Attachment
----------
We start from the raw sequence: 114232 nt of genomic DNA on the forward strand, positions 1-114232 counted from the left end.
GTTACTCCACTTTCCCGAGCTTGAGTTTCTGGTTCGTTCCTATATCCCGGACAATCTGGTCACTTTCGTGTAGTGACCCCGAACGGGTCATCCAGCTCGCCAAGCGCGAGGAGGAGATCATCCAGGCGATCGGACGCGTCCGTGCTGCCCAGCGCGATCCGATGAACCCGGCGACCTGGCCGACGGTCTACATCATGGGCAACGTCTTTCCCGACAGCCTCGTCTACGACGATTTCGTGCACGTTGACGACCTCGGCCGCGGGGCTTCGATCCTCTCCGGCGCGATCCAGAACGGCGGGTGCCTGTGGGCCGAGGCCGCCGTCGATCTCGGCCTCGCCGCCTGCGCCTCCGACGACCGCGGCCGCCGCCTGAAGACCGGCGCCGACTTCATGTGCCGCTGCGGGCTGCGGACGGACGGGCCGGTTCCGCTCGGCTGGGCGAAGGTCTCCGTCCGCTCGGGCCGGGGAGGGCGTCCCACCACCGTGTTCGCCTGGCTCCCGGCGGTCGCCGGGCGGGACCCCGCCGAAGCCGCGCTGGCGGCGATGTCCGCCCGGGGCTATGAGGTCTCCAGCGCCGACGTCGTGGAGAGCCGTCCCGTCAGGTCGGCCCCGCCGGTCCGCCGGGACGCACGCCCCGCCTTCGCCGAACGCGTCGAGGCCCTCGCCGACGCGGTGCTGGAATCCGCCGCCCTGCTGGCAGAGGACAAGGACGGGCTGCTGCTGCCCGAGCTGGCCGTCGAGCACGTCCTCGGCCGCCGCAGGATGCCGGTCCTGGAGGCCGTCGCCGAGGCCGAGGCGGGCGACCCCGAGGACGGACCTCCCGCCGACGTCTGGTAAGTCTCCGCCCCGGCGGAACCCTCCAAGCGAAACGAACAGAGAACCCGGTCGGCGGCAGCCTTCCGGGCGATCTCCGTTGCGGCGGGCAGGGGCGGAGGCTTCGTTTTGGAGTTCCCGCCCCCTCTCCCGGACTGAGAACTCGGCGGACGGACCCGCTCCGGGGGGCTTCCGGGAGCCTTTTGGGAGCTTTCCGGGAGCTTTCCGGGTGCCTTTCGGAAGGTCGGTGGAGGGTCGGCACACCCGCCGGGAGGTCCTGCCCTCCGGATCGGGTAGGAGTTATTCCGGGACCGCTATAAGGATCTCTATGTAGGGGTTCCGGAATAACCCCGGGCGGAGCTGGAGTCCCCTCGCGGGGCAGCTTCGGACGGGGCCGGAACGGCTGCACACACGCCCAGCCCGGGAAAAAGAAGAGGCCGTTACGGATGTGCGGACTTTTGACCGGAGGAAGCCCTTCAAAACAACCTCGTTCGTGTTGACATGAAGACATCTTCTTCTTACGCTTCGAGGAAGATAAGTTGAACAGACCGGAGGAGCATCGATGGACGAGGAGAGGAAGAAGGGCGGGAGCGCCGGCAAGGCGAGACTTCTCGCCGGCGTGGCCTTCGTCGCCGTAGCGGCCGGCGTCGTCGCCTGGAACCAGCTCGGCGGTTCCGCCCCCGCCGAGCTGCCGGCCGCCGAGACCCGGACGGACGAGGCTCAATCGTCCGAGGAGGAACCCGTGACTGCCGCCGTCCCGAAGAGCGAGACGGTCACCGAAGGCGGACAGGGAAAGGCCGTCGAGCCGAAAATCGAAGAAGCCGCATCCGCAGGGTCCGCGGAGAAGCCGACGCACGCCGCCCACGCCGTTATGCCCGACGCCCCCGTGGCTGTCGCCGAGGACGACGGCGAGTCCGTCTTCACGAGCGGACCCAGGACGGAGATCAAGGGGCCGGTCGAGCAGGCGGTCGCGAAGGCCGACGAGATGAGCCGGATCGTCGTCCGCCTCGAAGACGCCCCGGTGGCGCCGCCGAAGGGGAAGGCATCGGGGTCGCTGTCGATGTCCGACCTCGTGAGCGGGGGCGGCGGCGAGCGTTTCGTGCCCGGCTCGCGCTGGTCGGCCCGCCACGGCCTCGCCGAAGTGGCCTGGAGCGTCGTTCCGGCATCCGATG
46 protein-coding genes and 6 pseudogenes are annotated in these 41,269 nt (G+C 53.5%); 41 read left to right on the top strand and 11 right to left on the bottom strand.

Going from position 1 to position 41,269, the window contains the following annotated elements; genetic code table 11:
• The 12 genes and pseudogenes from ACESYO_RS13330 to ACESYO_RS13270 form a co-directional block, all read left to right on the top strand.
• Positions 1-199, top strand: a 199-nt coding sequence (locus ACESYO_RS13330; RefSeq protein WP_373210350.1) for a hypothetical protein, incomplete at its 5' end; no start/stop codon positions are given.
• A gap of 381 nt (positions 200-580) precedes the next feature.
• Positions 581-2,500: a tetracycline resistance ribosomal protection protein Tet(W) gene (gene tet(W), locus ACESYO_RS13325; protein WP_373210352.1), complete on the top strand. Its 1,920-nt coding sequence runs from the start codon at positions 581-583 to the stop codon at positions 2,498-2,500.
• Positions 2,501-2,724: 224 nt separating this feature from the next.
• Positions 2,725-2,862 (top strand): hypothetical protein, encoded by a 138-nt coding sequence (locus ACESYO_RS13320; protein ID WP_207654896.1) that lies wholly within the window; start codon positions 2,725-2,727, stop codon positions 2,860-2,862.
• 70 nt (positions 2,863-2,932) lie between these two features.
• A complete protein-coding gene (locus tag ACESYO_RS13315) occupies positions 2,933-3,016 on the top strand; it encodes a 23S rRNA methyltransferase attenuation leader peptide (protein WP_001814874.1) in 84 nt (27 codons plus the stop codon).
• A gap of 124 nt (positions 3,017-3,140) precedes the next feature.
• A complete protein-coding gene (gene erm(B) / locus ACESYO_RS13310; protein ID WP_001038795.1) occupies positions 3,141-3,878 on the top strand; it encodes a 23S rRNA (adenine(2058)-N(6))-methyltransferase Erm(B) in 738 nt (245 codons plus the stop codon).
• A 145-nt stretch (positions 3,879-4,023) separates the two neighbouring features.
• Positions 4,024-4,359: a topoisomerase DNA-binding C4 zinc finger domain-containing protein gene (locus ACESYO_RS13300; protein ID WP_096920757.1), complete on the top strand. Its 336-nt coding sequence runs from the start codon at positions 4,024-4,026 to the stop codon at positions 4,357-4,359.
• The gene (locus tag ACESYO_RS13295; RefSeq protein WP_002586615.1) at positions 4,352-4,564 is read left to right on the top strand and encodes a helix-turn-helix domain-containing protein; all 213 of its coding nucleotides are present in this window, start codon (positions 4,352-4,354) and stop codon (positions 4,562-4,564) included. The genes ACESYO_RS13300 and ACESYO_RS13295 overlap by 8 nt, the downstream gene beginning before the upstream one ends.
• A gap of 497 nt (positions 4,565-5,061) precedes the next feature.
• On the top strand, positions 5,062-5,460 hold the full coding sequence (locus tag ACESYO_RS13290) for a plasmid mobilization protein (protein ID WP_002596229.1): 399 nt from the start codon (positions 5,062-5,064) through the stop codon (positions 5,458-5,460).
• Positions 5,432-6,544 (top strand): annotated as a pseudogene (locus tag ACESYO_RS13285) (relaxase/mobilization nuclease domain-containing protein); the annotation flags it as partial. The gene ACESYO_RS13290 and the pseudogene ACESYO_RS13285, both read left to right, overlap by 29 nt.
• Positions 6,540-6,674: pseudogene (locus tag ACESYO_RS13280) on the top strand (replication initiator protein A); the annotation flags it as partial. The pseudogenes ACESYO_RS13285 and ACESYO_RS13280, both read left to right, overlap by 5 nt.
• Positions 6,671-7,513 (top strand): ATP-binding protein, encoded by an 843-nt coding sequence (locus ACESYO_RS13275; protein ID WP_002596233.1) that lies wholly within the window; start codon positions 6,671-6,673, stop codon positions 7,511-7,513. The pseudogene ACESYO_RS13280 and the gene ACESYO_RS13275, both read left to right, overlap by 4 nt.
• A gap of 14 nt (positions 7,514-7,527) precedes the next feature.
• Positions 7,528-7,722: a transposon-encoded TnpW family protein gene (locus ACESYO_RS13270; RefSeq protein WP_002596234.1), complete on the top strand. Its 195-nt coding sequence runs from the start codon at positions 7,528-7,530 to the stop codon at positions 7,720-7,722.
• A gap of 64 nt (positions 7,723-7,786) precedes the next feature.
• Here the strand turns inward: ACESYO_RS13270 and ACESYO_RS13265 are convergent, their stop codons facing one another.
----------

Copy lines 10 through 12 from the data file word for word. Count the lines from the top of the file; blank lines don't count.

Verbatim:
• Positions 2,725-2,862 (top strand): hypothetical protein, encoded by a 138-nt coding sequence (locus ACESYO_RS13320; protein ID WP_207654896.1) that lies wholly within the window; start codon positions 2,725-2,727, stop codon positions 2,860-2,862.
• 70 nt (positions 2,863-2,932) lie between these two features.
• A complete protein-coding gene (locus tag ACESYO_RS13315) occupies positions 2,933-3,016 on the top strand; it encodes a 23S rRNA methyltransferase attenuation leader peptide (protein WP_001814874.1) in 84 nt (27 codons plus the stop codon).